The constitution guarantees religious freedom, which is generally respected in practice, although religious groups must register with the government to be recognized. Academic freedom is effectively restricted by fears of government harassment, which often lead university professors to engage in self-censorship.
The rights to freedom of assembly and association are sometimes limited under the pretext of maintaining public order, and groups holding public events must inform local authorities in advance. Labor unions, though legal, exist only in urban areas and have largely been inactive as a result of the collapse of the country’s formal economy. Some unions are affiliated with political parties, and labor leaders and activists have faced harassment.
Despite guarantees of independence, the judiciary remains subject to corruption and manipulation by both official and nonstate actors. Civilian and military justice personnel were deployed to provincial centers with MONUC assistance in 2005, but the judicial system still lacks both trained personnel and resources. Prison conditions are often abysmal, and long periods of pretrial detention are common.
Civilian authorities do not maintain effective control of the security forces. Members of the forces are poorly trained and paid and regularly commit serious human rights abuses, including the rape of women and girls on a massive scale. Low pay and inadequate provisions commonly lead soldiers to seize goods from civilians, and demobilized combatants have not been successfully integrated into the civilian economy. The induction of former rebels into the military has resulted in competing chains of command and conflicts between nominally unified factions, with many fighters answering to former commanders and political leaders rather than formal superiors. Some 80,000 troops remain in separate units, and if war were to break out again, the former factions could quickly reassemble.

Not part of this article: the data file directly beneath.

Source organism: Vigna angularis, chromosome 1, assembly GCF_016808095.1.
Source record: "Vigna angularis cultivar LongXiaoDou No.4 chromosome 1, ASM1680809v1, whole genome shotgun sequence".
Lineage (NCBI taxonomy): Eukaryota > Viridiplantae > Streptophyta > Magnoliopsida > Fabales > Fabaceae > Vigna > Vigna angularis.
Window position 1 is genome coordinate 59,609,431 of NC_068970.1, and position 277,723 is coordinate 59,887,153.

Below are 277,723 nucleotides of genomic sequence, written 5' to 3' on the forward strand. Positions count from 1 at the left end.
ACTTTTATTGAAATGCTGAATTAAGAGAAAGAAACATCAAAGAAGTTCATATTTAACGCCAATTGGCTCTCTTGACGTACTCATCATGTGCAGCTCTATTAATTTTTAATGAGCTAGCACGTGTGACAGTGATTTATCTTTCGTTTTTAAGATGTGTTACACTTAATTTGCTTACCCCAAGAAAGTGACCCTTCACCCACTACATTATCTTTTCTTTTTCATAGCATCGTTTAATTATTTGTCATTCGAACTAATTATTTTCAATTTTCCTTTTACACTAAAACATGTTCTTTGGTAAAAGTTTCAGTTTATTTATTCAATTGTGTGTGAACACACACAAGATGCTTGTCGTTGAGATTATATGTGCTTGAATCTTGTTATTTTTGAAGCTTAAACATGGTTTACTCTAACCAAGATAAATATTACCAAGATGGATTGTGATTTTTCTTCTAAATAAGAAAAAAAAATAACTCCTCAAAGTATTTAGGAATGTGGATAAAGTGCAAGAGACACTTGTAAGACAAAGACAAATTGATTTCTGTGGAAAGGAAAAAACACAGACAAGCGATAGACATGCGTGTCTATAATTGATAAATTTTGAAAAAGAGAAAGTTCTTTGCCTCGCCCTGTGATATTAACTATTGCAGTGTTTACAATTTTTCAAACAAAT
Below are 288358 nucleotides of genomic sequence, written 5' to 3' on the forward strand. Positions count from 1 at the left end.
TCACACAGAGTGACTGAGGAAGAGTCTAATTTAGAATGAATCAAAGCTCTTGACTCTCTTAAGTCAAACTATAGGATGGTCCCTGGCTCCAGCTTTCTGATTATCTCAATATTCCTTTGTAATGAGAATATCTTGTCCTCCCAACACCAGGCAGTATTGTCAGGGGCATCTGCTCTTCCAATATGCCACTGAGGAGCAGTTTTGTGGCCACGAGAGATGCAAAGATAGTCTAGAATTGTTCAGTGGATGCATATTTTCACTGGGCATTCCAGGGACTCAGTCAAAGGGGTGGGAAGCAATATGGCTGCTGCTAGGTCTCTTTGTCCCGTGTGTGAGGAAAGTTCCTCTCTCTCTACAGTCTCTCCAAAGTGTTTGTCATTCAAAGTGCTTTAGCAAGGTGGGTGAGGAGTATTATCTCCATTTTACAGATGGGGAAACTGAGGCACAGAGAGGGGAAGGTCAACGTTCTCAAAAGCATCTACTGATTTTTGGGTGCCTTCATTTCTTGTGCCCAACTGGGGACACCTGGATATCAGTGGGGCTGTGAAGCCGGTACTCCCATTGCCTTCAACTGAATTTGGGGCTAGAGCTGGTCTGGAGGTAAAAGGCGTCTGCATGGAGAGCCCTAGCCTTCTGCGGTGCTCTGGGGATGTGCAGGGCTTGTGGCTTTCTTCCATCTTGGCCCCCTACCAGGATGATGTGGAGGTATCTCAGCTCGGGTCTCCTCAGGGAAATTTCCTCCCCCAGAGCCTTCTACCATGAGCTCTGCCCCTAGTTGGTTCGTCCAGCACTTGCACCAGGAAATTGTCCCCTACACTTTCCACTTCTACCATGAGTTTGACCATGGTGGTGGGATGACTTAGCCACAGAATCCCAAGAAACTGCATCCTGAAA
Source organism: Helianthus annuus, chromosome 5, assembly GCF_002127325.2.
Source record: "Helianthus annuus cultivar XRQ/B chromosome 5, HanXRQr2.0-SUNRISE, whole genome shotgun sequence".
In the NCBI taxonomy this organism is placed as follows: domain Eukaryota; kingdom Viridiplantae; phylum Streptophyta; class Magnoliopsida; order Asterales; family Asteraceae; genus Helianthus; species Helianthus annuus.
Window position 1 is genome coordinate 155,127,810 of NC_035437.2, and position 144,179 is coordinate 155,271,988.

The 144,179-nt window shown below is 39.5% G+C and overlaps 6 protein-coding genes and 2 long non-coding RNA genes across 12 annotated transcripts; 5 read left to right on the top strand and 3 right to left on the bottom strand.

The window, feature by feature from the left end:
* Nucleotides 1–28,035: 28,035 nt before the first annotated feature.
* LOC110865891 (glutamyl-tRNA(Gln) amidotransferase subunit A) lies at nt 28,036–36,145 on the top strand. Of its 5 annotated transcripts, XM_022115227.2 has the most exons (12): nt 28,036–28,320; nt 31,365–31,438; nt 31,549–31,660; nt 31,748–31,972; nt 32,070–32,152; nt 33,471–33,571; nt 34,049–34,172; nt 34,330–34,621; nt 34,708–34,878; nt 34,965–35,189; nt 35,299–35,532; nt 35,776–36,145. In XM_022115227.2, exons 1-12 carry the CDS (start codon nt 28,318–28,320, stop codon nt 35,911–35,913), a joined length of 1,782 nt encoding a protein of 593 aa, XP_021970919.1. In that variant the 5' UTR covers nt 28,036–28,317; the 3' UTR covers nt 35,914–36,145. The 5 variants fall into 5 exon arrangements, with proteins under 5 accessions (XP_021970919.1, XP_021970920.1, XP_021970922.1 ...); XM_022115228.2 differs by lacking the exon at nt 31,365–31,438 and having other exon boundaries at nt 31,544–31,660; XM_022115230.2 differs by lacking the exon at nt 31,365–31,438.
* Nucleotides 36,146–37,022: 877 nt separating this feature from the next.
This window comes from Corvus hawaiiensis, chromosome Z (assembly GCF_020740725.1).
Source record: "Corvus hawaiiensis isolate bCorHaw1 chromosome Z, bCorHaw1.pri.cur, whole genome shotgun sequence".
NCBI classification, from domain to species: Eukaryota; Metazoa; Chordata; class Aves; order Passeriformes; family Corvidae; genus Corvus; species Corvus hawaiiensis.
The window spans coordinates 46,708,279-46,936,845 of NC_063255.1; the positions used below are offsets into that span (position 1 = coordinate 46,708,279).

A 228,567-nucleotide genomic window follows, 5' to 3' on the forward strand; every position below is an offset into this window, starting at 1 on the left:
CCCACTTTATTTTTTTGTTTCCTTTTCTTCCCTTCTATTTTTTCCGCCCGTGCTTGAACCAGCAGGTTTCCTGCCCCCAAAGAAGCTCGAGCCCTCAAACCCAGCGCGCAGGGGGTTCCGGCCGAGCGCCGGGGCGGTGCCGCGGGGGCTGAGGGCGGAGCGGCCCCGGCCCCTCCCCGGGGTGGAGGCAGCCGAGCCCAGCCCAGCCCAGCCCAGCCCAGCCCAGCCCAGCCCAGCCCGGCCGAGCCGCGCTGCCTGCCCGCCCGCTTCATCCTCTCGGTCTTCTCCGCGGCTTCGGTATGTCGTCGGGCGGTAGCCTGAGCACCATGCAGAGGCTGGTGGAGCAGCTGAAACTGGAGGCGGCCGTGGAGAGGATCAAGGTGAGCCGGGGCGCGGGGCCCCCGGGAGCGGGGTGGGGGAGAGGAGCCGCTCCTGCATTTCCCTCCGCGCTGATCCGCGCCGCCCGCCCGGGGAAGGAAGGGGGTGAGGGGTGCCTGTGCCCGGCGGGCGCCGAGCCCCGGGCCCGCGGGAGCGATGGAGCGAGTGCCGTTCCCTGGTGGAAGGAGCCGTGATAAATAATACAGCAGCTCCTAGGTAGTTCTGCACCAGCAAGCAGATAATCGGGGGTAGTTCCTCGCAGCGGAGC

Societal discrimination based on ethnicity is practiced widely among the country’s 200 ethnic groups, particularly against the various indigenous Pygmy tribes and the Congolese Banyamulenge Tutsis. The ongoing fighting in the eastern Kivu region is driven in part by ethnic rivalries. The ubiquity of firearms and deep mutual resentment over land security has helped to harden ethnic identities.
Although the law provides for freedom of movement, it is restricted by security forces seeking bribes or travel permits, and foreigners must regularly submit to immigration controls when traveling internally. In conflict zones, various armed groups and soldiers have seized private property and destroyed homes.
Despite constitutional guarantees, women face discrimination in nearly every aspect of their lives, especially in rural areas, where there is little government presence. The law requires a married woman to obtain her husband’s permission before engaging in routine legal transactions. Violence against women, including rape and sexual slavery, has soared since the war began in 1996. Congolese women are also subjugated as agricultural laborers, and armed groups regularly loot their harvests. Abortion is prohibited. Save the Children has ranked the DRC among the world’s five worst conflict zones in which to be a woman or child.